PORTSMOUTH, Va. (WAVY) – A Portsmouth land owner wants to know how two properties next door to each other could be appraised so differently.
“I’m a big advocate for property rights,” said property owner Tony Goodwin.
The spot where Goodwin once owned property on Queen Street is now covered by concrete. VDOT took his land to make way for the new Martin Luther King Extension.
“The overall scheme of the project was flawed to begin with,” he added.
Goodwin owned 0.3 acres. A portion of the land was zoned commercial, the rest residential. His neighbor’s much smaller land was also being taken.
VDOT did an appraisal on both properties.
His neighbor settled with the traffic organization, but Goodwin thought his land was more valuable than what VDOT offered. A jury sided with him, but wanted to know the appraisal on his neighbor’s land. It was a document VDOT refused to give up.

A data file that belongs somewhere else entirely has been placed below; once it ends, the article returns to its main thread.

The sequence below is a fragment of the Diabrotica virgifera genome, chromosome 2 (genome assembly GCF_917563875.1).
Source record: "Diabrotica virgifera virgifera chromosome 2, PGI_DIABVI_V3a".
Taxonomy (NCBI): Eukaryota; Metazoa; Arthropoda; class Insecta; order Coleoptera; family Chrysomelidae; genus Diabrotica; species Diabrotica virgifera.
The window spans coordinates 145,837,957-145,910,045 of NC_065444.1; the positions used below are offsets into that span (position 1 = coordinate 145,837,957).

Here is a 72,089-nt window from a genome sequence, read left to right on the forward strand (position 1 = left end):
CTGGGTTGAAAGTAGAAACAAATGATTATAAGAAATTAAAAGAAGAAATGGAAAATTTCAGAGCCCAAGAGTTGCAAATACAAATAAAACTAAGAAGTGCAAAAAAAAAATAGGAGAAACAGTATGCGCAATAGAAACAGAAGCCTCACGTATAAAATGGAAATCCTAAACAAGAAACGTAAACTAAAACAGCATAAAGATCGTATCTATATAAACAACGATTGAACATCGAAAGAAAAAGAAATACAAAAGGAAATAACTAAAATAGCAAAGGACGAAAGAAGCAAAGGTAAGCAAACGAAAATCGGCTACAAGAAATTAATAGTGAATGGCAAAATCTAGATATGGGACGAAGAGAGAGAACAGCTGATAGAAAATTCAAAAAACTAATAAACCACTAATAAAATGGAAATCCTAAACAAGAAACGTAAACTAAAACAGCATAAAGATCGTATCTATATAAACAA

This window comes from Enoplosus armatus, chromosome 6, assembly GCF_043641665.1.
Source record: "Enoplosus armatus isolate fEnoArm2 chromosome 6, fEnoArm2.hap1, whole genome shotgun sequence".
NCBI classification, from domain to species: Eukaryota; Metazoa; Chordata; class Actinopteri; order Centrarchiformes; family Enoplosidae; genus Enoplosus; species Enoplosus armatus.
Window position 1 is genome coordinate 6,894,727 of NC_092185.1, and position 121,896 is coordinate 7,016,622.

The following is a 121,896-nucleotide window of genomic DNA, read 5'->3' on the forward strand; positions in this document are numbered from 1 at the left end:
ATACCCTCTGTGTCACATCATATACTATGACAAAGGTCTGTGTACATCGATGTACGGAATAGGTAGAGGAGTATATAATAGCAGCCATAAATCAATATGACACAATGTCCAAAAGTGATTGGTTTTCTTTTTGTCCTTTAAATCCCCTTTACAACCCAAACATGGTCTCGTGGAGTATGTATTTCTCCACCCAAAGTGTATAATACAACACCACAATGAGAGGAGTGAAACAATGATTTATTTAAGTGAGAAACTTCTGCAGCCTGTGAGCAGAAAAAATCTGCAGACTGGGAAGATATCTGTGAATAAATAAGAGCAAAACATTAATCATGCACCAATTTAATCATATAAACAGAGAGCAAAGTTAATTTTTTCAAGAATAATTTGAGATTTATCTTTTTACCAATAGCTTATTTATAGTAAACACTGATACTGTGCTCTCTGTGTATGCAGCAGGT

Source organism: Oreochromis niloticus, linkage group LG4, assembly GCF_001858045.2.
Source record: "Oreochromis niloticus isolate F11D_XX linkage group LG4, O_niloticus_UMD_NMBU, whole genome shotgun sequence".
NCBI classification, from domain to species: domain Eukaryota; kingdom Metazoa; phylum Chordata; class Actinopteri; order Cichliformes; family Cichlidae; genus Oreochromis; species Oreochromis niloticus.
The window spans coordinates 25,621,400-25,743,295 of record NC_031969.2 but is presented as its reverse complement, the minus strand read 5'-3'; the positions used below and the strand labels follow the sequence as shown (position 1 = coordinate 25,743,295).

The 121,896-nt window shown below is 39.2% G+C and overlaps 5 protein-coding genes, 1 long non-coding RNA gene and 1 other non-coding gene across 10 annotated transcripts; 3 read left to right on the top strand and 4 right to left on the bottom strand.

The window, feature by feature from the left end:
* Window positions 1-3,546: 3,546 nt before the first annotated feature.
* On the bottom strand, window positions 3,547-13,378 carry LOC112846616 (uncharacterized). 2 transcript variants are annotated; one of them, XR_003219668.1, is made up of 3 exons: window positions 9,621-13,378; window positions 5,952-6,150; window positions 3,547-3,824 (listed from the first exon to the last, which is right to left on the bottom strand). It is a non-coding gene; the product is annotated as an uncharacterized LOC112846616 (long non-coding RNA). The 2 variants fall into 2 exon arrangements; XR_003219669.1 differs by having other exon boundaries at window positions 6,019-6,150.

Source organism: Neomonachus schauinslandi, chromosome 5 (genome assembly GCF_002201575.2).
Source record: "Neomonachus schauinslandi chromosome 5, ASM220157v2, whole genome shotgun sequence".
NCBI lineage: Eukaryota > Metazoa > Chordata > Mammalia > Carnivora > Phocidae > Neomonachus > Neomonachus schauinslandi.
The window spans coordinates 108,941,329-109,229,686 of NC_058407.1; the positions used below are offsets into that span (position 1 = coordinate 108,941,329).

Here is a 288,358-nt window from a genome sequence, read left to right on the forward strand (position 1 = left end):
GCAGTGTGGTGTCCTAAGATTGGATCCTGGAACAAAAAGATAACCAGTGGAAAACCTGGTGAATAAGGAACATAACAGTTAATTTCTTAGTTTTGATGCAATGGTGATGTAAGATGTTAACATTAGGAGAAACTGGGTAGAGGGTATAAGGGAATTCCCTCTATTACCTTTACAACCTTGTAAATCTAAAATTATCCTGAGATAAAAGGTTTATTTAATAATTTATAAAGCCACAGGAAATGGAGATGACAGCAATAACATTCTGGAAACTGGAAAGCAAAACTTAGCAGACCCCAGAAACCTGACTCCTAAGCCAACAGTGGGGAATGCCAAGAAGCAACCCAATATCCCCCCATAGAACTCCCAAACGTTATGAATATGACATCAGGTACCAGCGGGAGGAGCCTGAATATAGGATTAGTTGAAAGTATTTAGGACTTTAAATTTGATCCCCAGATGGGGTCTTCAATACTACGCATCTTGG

“What was the difference between the appraisal of our neighboring property – which was less than four feet away – and our appraisal?” Goodwin asks.
Goodwin took VDOT to court and the judge agreed that his neighbor’s appraisal is public record and needed to be handed over. To his surprise, his land was only valued at half of what VDOT valued the land next door.
“How can the dirt next door be worth $6.00 a square foot and Goodwin’s dirt be worth $3.00?” asks attorney Jeremy Hopkins. “We still haven’t gotten an answer.”
VDOT told us the Attorney General’s Office told them not to release the neighbor’s appraisal, citing code that wouldn’t allow information to be released for 60 days after his neighbor settled. Goodwin, though, asked for it two years later.
“I can somewhat understand it to a certain degree, but also want to make sure it never happens again to someone else,” Goodwin added.
VDOT tells 10 On Your Side the people who handle the appraisals were out of the office on Friday.